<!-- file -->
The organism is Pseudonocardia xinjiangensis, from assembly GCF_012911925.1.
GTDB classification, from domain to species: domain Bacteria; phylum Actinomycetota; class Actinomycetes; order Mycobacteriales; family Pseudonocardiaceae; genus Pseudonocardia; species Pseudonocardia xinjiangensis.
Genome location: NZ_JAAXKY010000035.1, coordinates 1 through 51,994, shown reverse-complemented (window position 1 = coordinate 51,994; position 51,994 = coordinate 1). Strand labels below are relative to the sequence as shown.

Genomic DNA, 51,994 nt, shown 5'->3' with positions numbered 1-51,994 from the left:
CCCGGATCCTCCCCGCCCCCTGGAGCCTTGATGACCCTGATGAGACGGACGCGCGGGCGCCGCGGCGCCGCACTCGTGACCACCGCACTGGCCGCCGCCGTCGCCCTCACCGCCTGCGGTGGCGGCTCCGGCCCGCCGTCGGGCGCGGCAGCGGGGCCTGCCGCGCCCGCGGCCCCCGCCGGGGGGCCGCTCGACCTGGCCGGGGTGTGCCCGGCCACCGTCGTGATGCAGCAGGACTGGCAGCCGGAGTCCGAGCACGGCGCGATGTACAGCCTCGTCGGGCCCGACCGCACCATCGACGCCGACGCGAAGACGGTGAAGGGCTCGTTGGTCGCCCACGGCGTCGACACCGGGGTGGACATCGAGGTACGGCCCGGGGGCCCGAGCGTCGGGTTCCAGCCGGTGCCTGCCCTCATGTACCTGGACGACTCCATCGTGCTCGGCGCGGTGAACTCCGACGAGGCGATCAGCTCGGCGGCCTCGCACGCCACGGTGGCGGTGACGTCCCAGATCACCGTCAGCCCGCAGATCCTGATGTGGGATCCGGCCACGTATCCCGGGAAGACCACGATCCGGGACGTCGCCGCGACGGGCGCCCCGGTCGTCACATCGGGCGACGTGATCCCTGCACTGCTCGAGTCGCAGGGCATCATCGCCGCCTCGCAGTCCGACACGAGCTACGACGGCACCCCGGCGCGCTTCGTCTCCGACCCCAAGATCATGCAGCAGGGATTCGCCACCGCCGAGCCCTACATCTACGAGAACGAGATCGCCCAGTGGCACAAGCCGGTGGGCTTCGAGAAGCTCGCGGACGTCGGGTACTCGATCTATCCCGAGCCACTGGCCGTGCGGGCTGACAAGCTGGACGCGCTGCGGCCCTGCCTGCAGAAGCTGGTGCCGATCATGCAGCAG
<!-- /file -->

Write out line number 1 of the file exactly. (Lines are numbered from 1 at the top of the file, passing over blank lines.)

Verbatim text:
The organism is Pseudonocardia xinjiangensis, from assembly GCF_012911925.1.